July 6, 2017 report
Possible link found between eczema flare-ups and strain of bacteria
(Medical Xpress)—A team of researchers with the National Institutes of Health in the U.S. has found what appears to be a link between eczema flare-ups and a certain strain of bacteria. In their paper published in Science Translational Medicine, the group outlines their study of the connection between the skin ailment and bacteria and what they found.
Eczema is a skin condition causing patches of skin to become itchy and discolored. Besides being an irritant, it also causes emotional problems because most patients are young people, including children. Some studies have also shown it can lead to an increased likelihood of developing allergies. Prior research has suggested it might be possible that the condition is caused by some type of bacteria—some researchers have even found possible candidates. But despite evidence of higher numbers of certain bacteria existing on the skin during flare-ups, no one has been able to figure out if they were a cause or a side effect. In this new effort, the researchers sought to prove they were a likely cause.
The suspected bacteria, a strain of Staphylococcus aureus, lives on most people's skin, but because it appears to reproduce dramatically during flare-ups, the researchers sought a link. They enlisted the assistance of 18 volunteers, all children, and 11 of whom had eczema. The researchers scraped their skin to collect bacterial samples. For those with eczema, samples were collected during flare-ups, between flare-ups and just after flare-ups. Those without eczema only had their skin scraped once to offer as a comparison.
The researchers report that S. aureus was much more prevalent during flare-ups in the volunteers. They also noted that patients who experienced less severe flare-ups had more methicillin-resistant strains of the bacteria than did those who experienced more severe symptoms.
To find out if the bacteria was the cause of the flare-ups or merely a side effect, the researchers collected samples of the bacteria during a flare up and applied it to the skin of test mice. They report that doing so caused skin inflammation—much more so than when other strains of the same types of bacteria were applied.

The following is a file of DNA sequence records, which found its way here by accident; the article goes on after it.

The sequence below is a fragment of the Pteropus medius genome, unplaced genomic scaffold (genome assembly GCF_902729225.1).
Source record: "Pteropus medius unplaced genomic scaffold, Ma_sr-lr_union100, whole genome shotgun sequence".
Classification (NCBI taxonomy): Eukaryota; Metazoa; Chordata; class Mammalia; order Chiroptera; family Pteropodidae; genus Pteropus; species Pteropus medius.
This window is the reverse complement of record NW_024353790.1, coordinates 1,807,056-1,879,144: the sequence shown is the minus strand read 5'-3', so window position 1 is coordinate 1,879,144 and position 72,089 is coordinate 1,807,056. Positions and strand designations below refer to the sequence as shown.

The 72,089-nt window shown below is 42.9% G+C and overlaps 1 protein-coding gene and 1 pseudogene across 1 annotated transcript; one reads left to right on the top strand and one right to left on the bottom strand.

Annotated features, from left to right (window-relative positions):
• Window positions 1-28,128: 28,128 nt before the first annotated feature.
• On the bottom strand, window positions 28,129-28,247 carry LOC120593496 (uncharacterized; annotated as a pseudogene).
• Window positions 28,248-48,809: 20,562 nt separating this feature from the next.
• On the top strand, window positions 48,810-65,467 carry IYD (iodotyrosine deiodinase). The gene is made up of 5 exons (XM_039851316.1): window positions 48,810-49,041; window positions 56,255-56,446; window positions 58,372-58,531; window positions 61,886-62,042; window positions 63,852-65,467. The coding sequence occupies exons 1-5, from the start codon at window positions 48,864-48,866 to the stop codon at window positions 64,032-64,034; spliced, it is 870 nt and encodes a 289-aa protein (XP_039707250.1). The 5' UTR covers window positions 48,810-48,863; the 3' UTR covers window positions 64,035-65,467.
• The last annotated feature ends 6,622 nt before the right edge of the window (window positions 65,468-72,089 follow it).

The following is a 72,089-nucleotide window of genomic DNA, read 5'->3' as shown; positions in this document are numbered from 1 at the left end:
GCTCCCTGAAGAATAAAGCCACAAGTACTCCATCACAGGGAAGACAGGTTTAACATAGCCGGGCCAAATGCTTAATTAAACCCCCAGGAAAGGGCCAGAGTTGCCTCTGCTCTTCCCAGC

The researchers acknowledge that their findings are not definitive proof that S. aureus causes eczema, but believe it indicates it is likely. More work needs to be done to determine why the bacteria suddenly multiply and to find out if there are other factors involved.
The heterogeneous course, severity, and treatment responses among patients with atopic dermatitis (AD; eczema) highlight the complexity of this multifactorial disease. Prior studies have used traditional typing methods on cultivated isolates or sequenced a bacterial marker gene to study the skin microbial communities of AD patients. Shotgun metagenomic sequence analysis provides much greater resolution, elucidating multiple levels of microbial community assembly ranging from kingdom to species and strain-level diversification. We analyzed microbial temporal dynamics from a cohort of pediatric AD patients sampled throughout the disease course. Species-level investigation of AD flares showed greater Staphylococcus aureus predominance in patients with more severe disease and Staphylococcus epidermidis predominance in patients with less severe disease. At the strain level, metagenomic sequencing analyses demonstrated clonal S. aureus strains in more severe patients and heterogeneous S. epidermidis strain communities in all patients. To investigate strain-level biological effects of S. aureus, we topically colonized mice with human strains isolated from AD patients and controls. This cutaneous colonization model demonstrated S. aureus strain–specific differences in eliciting skin inflammation and immune signatures characteristic of AD patients. Specifically, S. aureus isolates from AD patients with more severe flares induced epidermal thickening and expansion of cutaneous T helper 2 (TH2) and TH17 cells. Integrating high-resolution sequencing, culturing, and animal models demonstrated how functional differences of staphylococcal strains may contribute to the complexity of AD disease.
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